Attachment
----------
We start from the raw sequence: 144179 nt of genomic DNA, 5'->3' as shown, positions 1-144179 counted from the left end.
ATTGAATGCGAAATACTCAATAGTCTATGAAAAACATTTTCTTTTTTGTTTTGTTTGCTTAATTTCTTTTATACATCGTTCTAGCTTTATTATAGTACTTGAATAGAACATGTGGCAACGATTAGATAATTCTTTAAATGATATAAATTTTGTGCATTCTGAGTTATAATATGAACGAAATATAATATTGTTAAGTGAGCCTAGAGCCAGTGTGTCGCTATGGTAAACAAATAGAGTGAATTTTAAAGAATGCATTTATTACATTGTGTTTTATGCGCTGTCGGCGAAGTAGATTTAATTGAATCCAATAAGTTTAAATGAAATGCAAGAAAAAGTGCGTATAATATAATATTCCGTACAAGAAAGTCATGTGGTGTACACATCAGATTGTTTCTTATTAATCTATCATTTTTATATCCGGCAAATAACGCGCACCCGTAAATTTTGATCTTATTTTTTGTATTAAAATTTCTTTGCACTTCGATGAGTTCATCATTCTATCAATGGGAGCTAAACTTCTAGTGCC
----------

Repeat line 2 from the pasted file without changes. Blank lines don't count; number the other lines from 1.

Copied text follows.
ATTGAATGCGAAATACTCAATAGTCTATGAAAAACATTTTCTTTTTTGTTTTGTTTGCTTAATTTCTTTTATACATCGTTCTAGCTTTATTATAGTACTTGAATAGAACATGTGGCAACGATTAGATAATTCTTTAAATGATATAAATTTTGTGCATTCTGAGTTATAATATGAACGAAATATAATATTGTTAAGTGAGCCTAGAGCCAGTGTGTCGCTATGGTAAACAAATAGAGTGAATTTTAAAGAATGCATTTATTACATTGTGTTTTATGCGCTGTCGGCGAAGTAGATTTAATTGAATCCAATAAGTTTAAATGAAATGCAAGAAAAAGTGCGTATAATATAATATTCCGTACAAGAAAGTCATGTGGTGTACACATCAGATTGTTTCTTATTAATCTATCATTTTTATATCCGGCAAATAACGCGCACCCGTAAATTTTGATCTTATTTTTTGTATTAAAATTTCTTTGCACTTCGATGAGTTCATCATTCTATCAATGGGAGCTAAACTTCTAGTGCC